While summer may be in full swing, the influenza season is lingering longer than usual here in Arizona. In June, we typically see around 200 laboratory confirmed influenza cases. This year there were nearly 1,300 confirmed influenza cases in June .
Our ADHS disease detectives and county health departments monitor influenza activity all year. In the summer, disease detectives perform investigations on all influenza cases reported to the health department. They find out if there was any recent travel or contact with animals and work to get specimens tested at the Arizona State Public Health Laboratory to determine the strain. This is done in order to detect novel or variant influenza strains, which require a public health response.
In this past year, there has been one case of variant influenza found in Texas. Variant influenza infections are a result of a human infection from a swine influenza virus that naturally circulates and infects pigs. People can catch a variant influenza virus from direct contact with an infected pig. While enjoying summer and fall fairs, petting zoos, and other situations where there may be contact with pigs, it is critical to wash your hands immediately after contact.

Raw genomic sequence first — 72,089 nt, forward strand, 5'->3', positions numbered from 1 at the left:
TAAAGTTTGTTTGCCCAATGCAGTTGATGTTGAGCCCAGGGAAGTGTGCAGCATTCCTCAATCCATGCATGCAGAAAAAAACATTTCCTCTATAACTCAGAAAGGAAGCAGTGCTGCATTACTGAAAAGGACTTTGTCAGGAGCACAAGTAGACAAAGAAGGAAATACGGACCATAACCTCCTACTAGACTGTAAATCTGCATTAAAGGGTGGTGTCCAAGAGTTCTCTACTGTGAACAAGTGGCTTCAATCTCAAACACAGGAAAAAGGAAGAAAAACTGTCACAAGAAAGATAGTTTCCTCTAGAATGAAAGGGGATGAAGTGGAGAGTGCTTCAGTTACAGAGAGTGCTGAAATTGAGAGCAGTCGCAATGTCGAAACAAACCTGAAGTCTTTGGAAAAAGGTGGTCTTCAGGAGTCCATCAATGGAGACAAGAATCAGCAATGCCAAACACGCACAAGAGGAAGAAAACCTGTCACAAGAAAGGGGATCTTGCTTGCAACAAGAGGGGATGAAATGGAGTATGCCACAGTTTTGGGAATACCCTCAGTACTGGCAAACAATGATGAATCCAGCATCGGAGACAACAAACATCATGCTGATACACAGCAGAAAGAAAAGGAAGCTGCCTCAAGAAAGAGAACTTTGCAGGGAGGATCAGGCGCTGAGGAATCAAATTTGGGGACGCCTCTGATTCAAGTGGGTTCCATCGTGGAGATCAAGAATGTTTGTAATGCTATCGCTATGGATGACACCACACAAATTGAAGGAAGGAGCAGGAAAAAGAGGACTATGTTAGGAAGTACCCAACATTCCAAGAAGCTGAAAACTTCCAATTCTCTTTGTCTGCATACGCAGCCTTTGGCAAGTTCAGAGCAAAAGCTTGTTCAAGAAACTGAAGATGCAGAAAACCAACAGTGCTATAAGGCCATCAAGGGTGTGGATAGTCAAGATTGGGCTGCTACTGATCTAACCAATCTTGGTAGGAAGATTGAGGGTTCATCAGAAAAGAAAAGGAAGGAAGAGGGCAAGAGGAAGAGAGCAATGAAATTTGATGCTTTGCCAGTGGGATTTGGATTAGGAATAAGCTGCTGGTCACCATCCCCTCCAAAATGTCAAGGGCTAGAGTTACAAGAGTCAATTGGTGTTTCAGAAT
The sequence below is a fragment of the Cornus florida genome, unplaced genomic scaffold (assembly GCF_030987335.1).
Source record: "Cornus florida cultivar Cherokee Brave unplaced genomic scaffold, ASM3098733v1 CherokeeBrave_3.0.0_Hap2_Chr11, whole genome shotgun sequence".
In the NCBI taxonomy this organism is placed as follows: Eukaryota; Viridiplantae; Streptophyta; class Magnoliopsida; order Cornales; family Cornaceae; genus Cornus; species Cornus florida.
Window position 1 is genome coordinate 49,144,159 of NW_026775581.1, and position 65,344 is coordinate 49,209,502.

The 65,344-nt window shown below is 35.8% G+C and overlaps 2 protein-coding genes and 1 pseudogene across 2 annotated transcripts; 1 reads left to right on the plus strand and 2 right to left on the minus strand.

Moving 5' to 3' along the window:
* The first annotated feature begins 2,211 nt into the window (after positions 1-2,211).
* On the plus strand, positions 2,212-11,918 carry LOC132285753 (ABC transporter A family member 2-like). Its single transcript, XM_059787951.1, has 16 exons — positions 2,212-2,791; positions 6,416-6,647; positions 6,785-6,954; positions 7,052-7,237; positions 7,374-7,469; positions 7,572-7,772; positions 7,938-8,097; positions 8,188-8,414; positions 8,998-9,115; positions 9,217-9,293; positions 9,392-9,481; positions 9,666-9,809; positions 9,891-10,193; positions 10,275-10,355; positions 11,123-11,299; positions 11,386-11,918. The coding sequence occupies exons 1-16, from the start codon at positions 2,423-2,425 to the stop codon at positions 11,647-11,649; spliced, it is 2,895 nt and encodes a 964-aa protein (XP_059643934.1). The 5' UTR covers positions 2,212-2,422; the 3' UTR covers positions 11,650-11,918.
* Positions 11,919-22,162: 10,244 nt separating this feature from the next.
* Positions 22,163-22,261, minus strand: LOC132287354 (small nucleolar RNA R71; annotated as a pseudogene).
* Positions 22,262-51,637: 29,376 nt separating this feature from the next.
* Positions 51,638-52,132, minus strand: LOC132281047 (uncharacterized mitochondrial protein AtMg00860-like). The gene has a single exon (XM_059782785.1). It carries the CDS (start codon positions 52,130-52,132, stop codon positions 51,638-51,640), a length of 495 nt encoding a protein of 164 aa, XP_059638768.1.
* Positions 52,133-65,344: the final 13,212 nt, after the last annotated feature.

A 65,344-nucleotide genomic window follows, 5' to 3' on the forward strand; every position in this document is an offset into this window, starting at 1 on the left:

The number one way to protect yourself and your family from influenza is by receiving the annual influenza vaccine. The influenza vaccine can reduce influenza illnesses, doctors’ visits, absences from work and school, and prevent hospitalizations. The CDC recommends that everyone older than six months, especially those at high risk of developing influenza-related complications, receive an influenza vaccine every year as soon as it’s available. It takes two weeks to build immunity to the virus and for the vaccine to become effective in preventing an infection.
The composition of the influenza vaccine is reviewed annually to match circulating influenza viruses, where the World Health Organization predicts which three or four viruses will be most common in the upcoming season. The composition of the 2017–2018 influenza vaccine is now finalized and will be available to receive in the fall. You can stay up to date on influenza activity in Arizona by visiting our website or signing up for email updates.